(The priest gave her the go-ahead.) Even so, she is charmingly insistent that her sultry dance moves are not erotic."I always try not to be graphic but to be metaphorical," she says.Though Shakira is often pegged as a crossover artist—a faintly dismissive term usually applied to the most watered-down of genre straddlers—anyone who's really listened to her phenomenally varied output, which ranges from rock en Español to '80s-style new wave, overwrought ballads to bouncy, Bardot-esque French pop, knows that the 29-year-old singer defies categorization.(Her current musical obsession, she tells me excitedly, is a Hasidic reggae singer called Matisyahu.) "She's a connoisseur of music, like myself," Wyclef says.Then again, the sight of the pop star slathered in Pennzoil, rhythmically thrusting out her chest, and sharing a torrid embrace with Spanish singer Alejandro Sanz may have had something to do with the video's popularity.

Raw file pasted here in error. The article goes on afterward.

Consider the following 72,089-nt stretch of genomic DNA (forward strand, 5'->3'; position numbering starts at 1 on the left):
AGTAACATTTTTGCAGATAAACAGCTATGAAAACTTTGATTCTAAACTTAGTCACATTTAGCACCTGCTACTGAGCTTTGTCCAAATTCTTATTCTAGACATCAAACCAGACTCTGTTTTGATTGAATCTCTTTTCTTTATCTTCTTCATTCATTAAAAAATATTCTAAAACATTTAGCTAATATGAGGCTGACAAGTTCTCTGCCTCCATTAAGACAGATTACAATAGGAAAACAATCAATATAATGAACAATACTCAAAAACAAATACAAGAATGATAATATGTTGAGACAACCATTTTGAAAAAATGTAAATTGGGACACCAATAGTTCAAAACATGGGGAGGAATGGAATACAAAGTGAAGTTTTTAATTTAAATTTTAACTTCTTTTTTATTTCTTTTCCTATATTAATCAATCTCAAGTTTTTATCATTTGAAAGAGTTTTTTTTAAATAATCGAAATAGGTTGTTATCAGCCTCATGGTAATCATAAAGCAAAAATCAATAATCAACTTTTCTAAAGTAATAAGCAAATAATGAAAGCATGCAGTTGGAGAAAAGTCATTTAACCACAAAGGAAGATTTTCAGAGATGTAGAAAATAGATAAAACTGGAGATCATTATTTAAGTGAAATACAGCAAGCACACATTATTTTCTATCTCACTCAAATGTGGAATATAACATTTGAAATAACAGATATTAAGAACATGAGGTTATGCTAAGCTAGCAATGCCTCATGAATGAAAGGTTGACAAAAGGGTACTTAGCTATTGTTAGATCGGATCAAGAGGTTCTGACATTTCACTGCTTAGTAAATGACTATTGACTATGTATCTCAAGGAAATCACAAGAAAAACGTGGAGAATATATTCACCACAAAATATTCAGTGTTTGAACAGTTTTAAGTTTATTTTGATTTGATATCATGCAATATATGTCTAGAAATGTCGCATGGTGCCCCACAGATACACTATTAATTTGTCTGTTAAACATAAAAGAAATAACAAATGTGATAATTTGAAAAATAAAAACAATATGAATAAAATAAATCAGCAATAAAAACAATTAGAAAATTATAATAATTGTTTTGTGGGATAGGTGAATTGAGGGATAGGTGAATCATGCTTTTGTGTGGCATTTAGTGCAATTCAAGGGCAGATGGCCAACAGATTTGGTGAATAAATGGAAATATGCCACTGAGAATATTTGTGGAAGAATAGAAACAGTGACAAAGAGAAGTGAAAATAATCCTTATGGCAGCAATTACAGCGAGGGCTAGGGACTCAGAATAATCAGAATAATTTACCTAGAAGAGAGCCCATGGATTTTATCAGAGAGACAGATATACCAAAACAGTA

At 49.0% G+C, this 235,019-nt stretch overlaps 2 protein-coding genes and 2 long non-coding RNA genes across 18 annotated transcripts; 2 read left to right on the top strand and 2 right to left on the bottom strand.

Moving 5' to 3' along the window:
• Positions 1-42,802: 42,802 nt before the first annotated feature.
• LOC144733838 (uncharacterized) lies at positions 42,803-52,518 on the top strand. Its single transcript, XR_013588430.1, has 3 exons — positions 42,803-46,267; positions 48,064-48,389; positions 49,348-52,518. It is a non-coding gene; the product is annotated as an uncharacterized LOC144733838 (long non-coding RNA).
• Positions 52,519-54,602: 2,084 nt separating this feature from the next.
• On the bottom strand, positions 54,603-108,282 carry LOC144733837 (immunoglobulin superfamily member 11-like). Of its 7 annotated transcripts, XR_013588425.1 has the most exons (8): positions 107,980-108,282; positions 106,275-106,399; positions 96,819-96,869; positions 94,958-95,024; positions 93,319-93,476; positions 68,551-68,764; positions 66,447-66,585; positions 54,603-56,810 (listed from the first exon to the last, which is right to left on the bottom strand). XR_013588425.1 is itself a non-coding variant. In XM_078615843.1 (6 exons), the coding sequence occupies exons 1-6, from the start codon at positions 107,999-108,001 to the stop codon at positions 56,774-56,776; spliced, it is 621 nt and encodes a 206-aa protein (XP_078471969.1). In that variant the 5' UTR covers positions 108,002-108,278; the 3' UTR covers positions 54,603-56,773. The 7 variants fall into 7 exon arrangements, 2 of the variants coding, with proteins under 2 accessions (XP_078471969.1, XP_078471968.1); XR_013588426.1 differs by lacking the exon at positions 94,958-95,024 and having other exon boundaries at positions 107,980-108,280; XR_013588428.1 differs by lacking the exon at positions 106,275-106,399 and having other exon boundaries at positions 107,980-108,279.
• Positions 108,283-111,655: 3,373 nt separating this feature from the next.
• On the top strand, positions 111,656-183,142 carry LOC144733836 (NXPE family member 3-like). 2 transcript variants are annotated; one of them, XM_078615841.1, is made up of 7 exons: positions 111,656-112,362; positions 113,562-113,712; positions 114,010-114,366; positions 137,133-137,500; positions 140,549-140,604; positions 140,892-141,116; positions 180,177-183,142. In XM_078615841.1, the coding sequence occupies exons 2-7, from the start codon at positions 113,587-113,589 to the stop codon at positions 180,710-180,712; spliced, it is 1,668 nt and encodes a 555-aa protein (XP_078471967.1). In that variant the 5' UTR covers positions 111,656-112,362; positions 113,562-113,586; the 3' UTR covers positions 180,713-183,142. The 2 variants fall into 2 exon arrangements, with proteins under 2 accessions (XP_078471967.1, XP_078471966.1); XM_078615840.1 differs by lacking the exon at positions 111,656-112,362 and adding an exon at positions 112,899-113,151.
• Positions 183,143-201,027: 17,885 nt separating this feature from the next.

Shakira admits that she recently got word from her Catholic high school that "one of the nuns is looking for me after seeing the 'Don't Bother' video." And before taping the "La Tortura" video, she consulted a priest friend about whether it would be proper to carry on with Sanz while in a committed relationship with her lawyer fiancé, Antonio de la Rúa, the son of Argentina's former president.A moment later, Shakira shades her eyes and looks up at the sound booth."Less 'verb in the monitor," she says, businesslike, before requesting one more take."I call us music junkies." Shakira's vocal style on her more rock-oriented tracks has been likened to that of Alanis Morissette for its fiery-eyed rage, but the comparison quickly falls apart when one considers gorgeously sleepy ballads like "Something," from Oral Fixation, or the bossa nova tune "Obtener un Sí," from its Spanish language counterpart.In a recent encomium on the two releases, a smitten New York Times writer praised her "savvy but nearly unhinged eclecticism." And legendary Village Voice music critic Robert Christgau, astonished by her barrage of musical references, lovingly deemed her "as big a weirdo as [psych-folk darling] Devendra Banhart, only more talented and more focused." Rick Rubin, who executive-produced the two CDs, compares Shakira's hands-on approach to that of Madonna. "She's in total control." And she has maintained that control for years—delivering her records on her own schedule (generally with two to three years in between) and cherry-picking from whichever genres speak to her at a given moment.Then she flashes me a sweet, almost bashful, can-you-believe-my-crazy-life? It's a perilously disarming smile too, it turns out.